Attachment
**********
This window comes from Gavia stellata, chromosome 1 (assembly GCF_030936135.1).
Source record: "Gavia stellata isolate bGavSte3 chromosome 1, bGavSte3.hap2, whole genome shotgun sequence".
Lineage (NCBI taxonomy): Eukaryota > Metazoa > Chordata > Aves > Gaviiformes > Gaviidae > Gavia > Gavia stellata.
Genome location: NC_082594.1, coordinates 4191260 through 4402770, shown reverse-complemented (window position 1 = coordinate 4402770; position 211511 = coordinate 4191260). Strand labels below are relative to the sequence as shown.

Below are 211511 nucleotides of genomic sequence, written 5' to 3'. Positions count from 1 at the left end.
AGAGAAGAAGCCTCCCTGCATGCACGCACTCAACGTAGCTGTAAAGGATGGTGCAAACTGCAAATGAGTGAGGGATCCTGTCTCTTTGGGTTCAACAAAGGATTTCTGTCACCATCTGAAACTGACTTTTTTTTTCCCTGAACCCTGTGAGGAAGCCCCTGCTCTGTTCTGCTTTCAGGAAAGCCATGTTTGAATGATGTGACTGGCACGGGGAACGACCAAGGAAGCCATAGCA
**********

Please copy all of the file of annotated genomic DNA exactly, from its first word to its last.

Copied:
This window comes from Gavia stellata, chromosome 1 (assembly GCF_030936135.1).
Source record: "Gavia stellata isolate bGavSte3 chromosome 1, bGavSte3.hap2, whole genome shotgun sequence".
Lineage (NCBI taxonomy): Eukaryota > Metazoa > Chordata > Aves > Gaviiformes > Gaviidae > Gavia > Gavia stellata.
Genome location: NC_082594.1, coordinates 4191260 through 4402770, shown reverse-complemented (window position 1 = coordinate 4402770; position 211511 = coordinate 4191260). Strand labels below are relative to the sequence as shown.

Below are 211511 nucleotides of genomic sequence, written 5' to 3'. Positions count from 1 at the left end.
AGAGAAGAAGCCTCCCTGCATGCACGCACTCAACGTAGCTGTAAAGGATGGTGCAAACTGCAAATGAGTGAGGGATCCTGTCTCTTTGGGTTCAACAAAGGATTTCTGTCACCATCTGAAACTGACTTTTTTTTTCCCTGAACCCTGTGAGGAAGCCCCTGCTCTGTTCTGCTTTCAGGAAAGCCATGTTTGAATGATGTGACTGGCACGGGGAACGACCAAGGAAGCCATAGCA